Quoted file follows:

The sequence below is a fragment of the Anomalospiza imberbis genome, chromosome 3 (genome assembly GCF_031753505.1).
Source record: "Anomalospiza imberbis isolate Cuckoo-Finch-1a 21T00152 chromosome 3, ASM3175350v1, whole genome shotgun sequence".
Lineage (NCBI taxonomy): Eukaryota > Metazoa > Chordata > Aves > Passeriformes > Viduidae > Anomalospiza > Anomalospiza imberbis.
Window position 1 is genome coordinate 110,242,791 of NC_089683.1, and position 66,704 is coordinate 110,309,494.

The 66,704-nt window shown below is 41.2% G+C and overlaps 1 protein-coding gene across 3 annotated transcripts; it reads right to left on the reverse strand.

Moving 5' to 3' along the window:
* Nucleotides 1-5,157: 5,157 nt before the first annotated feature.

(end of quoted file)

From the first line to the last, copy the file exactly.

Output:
The sequence below is a fragment of the Anomalospiza imberbis genome, chromosome 3 (genome assembly GCF_031753505.1).
Source record: "Anomalospiza imberbis isolate Cuckoo-Finch-1a 21T00152 chromosome 3, ASM3175350v1, whole genome shotgun sequence".
Lineage (NCBI taxonomy): Eukaryota > Metazoa > Chordata > Aves > Passeriformes > Viduidae > Anomalospiza > Anomalospiza imberbis.
Window position 1 is genome coordinate 110,242,791 of NC_089683.1, and position 66,704 is coordinate 110,309,494.

The 66,704-nt window shown below is 41.2% G+C and overlaps 1 protein-coding gene across 3 annotated transcripts; it reads right to left on the reverse strand.

Moving 5' to 3' along the window:
* Nucleotides 1-5,157: 5,157 nt before the first annotated feature.